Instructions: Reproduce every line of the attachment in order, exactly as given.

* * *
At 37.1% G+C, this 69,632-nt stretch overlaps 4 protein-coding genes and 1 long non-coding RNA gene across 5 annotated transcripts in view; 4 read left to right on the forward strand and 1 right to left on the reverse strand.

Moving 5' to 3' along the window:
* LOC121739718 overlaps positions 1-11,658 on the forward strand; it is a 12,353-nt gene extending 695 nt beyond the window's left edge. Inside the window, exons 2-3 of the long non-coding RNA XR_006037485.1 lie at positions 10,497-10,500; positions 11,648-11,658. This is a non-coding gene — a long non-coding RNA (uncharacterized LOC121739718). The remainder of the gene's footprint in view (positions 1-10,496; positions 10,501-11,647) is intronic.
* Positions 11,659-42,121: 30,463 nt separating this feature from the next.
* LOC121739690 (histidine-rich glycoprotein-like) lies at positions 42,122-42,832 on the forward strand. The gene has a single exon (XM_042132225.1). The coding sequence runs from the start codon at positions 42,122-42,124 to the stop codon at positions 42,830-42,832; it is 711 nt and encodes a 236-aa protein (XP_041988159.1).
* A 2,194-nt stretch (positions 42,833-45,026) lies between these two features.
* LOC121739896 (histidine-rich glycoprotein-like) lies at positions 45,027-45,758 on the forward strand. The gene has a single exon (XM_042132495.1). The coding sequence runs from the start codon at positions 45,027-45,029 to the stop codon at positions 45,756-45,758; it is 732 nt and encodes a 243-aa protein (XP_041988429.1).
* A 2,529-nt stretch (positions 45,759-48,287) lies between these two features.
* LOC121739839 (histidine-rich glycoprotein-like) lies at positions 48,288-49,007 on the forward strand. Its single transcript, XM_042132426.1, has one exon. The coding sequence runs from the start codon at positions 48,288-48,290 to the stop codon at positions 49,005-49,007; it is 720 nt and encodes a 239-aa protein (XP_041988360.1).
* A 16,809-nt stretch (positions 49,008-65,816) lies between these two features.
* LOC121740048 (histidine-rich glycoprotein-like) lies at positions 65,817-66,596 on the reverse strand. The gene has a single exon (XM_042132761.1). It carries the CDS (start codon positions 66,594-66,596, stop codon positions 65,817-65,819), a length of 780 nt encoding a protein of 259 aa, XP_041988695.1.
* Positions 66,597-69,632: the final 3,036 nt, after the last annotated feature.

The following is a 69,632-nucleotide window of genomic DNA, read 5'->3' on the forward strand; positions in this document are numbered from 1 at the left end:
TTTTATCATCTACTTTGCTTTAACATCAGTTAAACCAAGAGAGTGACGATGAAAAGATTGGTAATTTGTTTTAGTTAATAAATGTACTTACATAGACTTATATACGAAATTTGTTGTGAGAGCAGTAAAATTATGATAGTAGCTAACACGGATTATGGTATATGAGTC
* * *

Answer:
At 37.1% G+C, this 69,632-nt stretch overlaps 4 protein-coding genes and 1 long non-coding RNA gene across 5 annotated transcripts in view; 4 read left to right on the forward strand and 1 right to left on the reverse strand.

Moving 5' to 3' along the window:
* LOC121739718 overlaps positions 1-11,658 on the forward strand; it is a 12,353-nt gene extending 695 nt beyond the window's left edge. Inside the window, exons 2-3 of the long non-coding RNA XR_006037485.1 lie at positions 10,497-10,500; positions 11,648-11,658. This is a non-coding gene — a long non-coding RNA (uncharacterized LOC121739718). The remainder of the gene's footprint in view (positions 1-10,496; positions 10,501-11,647) is intronic.
* Positions 11,659-42,121: 30,463 nt separating this feature from the next.
* LOC121739690 (histidine-rich glycoprotein-like) lies at positions 42,122-42,832 on the forward strand. The gene has a single exon (XM_042132225.1). The coding sequence runs from the start codon at positions 42,122-42,124 to the stop codon at positions 42,830-42,832; it is 711 nt and encodes a 236-aa protein (XP_041988159.1).
* A 2,194-nt stretch (positions 42,833-45,026) lies between these two features.
* LOC121739896 (histidine-rich glycoprotein-like) lies at positions 45,027-45,758 on the forward strand. The gene has a single exon (XM_042132495.1). The coding sequence runs from the start codon at positions 45,027-45,029 to the stop codon at positions 45,756-45,758; it is 732 nt and encodes a 243-aa protein (XP_041988429.1).
* A 2,529-nt stretch (positions 45,759-48,287) lies between these two features.
* LOC121739839 (histidine-rich glycoprotein-like) lies at positions 48,288-49,007 on the forward strand. Its single transcript, XM_042132426.1, has one exon. The coding sequence runs from the start codon at positions 48,288-48,290 to the stop codon at positions 49,005-49,007; it is 720 nt and encodes a 239-aa protein (XP_041988360.1).
* A 16,809-nt stretch (positions 49,008-65,816) lies between these two features.
* LOC121740048 (histidine-rich glycoprotein-like) lies at positions 65,817-66,596 on the reverse strand. The gene has a single exon (XM_042132761.1). It carries the CDS (start codon positions 66,594-66,596, stop codon positions 65,817-65,819), a length of 780 nt encoding a protein of 259 aa, XP_041988695.1.
* Positions 66,597-69,632: the final 3,036 nt, after the last annotated feature.

The following is a 69,632-nucleotide window of genomic DNA, read 5'->3' on the forward strand; positions in this document are numbered from 1 at the left end:
TTTTATCATCTACTTTGCTTTAACATCAGTTAAACCAAGAGAGTGACGATGAAAAGATTGGTAATTTGTTTTAGTTAATAAATGTACTTACATAGACTTATATACGAAATTTGTTGTGAGAGCAGTAAAATTATGATAGTAGCTAACACGGATTATGGTATATGAGTC